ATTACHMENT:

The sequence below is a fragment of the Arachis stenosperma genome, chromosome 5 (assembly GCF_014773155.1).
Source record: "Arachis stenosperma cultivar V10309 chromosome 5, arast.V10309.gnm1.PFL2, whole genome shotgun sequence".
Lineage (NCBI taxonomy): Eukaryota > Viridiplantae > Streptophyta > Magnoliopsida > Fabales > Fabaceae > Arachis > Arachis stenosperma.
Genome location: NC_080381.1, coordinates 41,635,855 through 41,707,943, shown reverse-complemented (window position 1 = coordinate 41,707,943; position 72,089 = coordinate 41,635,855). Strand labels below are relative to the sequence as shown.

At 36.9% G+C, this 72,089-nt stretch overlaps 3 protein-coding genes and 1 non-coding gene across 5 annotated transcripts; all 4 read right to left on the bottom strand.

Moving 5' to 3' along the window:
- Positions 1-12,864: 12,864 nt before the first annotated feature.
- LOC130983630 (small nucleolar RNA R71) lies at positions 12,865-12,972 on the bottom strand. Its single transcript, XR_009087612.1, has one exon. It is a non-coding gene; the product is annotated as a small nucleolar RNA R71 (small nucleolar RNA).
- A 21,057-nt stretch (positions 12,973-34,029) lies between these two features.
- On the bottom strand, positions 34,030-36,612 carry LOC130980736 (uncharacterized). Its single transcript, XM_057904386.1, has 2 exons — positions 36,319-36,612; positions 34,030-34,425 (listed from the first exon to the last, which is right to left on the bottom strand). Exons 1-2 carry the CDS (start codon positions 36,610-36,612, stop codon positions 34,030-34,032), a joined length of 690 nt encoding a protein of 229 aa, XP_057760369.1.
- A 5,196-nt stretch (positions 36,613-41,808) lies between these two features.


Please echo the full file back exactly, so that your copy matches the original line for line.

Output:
The sequence below is a fragment of the Arachis stenosperma genome, chromosome 5 (assembly GCF_014773155.1).
Source record: "Arachis stenosperma cultivar V10309 chromosome 5, arast.V10309.gnm1.PFL2, whole genome shotgun sequence".
Lineage (NCBI taxonomy): Eukaryota > Viridiplantae > Streptophyta > Magnoliopsida > Fabales > Fabaceae > Arachis > Arachis stenosperma.
Genome location: NC_080381.1, coordinates 41,635,855 through 41,707,943, shown reverse-complemented (window position 1 = coordinate 41,707,943; position 72,089 = coordinate 41,635,855). Strand labels below are relative to the sequence as shown.

At 36.9% G+C, this 72,089-nt stretch overlaps 3 protein-coding genes and 1 non-coding gene across 5 annotated transcripts; all 4 read right to left on the bottom strand.

Moving 5' to 3' along the window:
- Positions 1-12,864: 12,864 nt before the first annotated feature.
- LOC130983630 (small nucleolar RNA R71) lies at positions 12,865-12,972 on the bottom strand. Its single transcript, XR_009087612.1, has one exon. It is a non-coding gene; the product is annotated as a small nucleolar RNA R71 (small nucleolar RNA).
- A 21,057-nt stretch (positions 12,973-34,029) lies between these two features.
- On the bottom strand, positions 34,030-36,612 carry LOC130980736 (uncharacterized). Its single transcript, XM_057904386.1, has 2 exons — positions 36,319-36,612; positions 34,030-34,425 (listed from the first exon to the last, which is right to left on the bottom strand). Exons 1-2 carry the CDS (start codon positions 36,610-36,612, stop codon positions 34,030-34,032), a joined length of 690 nt encoding a protein of 229 aa, XP_057760369.1.
- A 5,196-nt stretch (positions 36,613-41,808) lies between these two features.